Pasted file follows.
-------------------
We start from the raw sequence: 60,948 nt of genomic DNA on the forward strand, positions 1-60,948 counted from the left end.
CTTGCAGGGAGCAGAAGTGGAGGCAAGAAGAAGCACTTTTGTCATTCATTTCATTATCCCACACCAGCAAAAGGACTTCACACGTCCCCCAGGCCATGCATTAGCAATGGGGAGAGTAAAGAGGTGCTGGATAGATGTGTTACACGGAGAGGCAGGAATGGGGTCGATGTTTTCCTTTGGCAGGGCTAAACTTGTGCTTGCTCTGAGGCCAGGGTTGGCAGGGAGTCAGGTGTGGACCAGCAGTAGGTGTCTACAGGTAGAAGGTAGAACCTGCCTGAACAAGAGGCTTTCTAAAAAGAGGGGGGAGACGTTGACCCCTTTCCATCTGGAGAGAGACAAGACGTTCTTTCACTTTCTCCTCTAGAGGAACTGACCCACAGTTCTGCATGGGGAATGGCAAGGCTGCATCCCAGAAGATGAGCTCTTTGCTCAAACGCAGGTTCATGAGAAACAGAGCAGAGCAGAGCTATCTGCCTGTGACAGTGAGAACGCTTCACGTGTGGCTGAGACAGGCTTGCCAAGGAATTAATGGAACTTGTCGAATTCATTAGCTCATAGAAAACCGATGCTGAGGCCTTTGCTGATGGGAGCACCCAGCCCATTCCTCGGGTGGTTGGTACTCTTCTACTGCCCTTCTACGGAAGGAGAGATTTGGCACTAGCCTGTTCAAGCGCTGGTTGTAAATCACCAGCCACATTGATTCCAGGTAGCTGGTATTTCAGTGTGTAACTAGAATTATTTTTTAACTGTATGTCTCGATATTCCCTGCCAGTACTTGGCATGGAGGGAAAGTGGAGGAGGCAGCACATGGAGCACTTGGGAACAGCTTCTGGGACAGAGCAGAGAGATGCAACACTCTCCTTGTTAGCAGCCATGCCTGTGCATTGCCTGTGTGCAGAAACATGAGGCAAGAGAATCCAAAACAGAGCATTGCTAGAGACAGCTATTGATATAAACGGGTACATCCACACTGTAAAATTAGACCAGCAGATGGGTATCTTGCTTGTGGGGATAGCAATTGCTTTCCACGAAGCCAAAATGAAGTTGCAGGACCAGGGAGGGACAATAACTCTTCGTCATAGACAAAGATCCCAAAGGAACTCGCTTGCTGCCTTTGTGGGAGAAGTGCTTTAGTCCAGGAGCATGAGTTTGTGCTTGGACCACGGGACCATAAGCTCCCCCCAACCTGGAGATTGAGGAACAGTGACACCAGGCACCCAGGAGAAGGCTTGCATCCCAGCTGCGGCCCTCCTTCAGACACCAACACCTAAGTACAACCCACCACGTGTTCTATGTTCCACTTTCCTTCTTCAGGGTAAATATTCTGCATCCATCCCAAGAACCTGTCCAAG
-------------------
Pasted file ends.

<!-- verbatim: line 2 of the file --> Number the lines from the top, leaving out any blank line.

CTTGCAGGGAGCAGAAGTGGAGGCAAGAAGAAGCACTTTTGTCATTCATTTCATTATCCCACACCAGCAAAAGGACTTCACACGTCCCCCAGGCCATGCATTAGCAATGGGGAGAGTAAAGAGGTGCTGGATAGATGTGTTACACGGAGAGGCAGGAATGGGGTCGATGTTTTCCTTTGGCAGGGCTAAACTTGTGCTTGCTCTGAGGCCAGGGTTGGCAGGGAGTCAGGTGTGGACCAGCAGTAGGTGTCTACAGGTAGAAGGTAGAACCTGCCTGAACAAGAGGCTTTCTAAAAAGAGGGGGGAGACGTTGACCCCTTTCCATCTGGAGAGAGACAAGACGTTCTTTCACTTTCTCCTCTAGAGGAACTGACCCACAGTTCTGCATGGGGAATGGCAAGGCTGCATCCCAGAAGATGAGCTCTTTGCTCAAACGCAGGTTCATGAGAAACAGAGCAGAGCAGAGCTATCTGCCTGTGACAGTGAGAACGCTTCACGTGTGGCTGAGACAGGCTTGCCAAGGAATTAATGGAACTTGTCGAATTCATTAGCTCATAGAAAACCGATGCTGAGGCCTTTGCTGATGGGAGCACCCAGCCCATTCCTCGGGTGGTTGGTACTCTTCTACTGCCCTTCTACGGAAGGAGAGATTTGGCACTAGCCTGTTCAAGCGCTGGTTGTAAATCACCAGCCACATTGATTCCAGGTAGCTGGTATTTCAGTGTGTAACTAGAATTATTTTTTAACTGTATGTCTCGATATTCCCTGCCAGTACTTGGCATGGAGGGAAAGTGGAGGAGGCAGCACATGGAGCACTTGGGAACAGCTTCTGGGACAGAGCAGAGAGATGCAACACTCTCCTTGTTAGCAGCCATGCCTGTGCATTGCCTGTGTGCAGAAACATGAGGCAAGAGAATCCAAAACAGAGCATTGCTAGAGACAGCTATTGATATAAACGGGTACATCCACACTGTAAAATTAGACCAGCAGATGGGTATCTTGCTTGTGGGGATAGCAATTGCTTTCCACGAAGCCAAAATGAAGTTGCAGGACCAGGGAGGGACAATAACTCTTCGTCATAGACAAAGATCCCAAAGGAACTCGCTTGCTGCCTTTGTGGGAGAAGTGCTTTAGTCCAGGAGCATGAGTTTGTGCTTGGACCACGGGACCATAAGCTCCCCCCAACCTGGAGATTGAGGAACAGTGACACCAGGCACCCAGGAGAAGGCTTGCATCCCAGCTGCGGCCCTCCTTCAGACACCAACACCTAAGTACAACCCACCACGTGTTCTATGTTCCACTTTCCTTCTTCAGGGTAAATATTCTGCATCCATCCCAAGAACCTGTCCAAG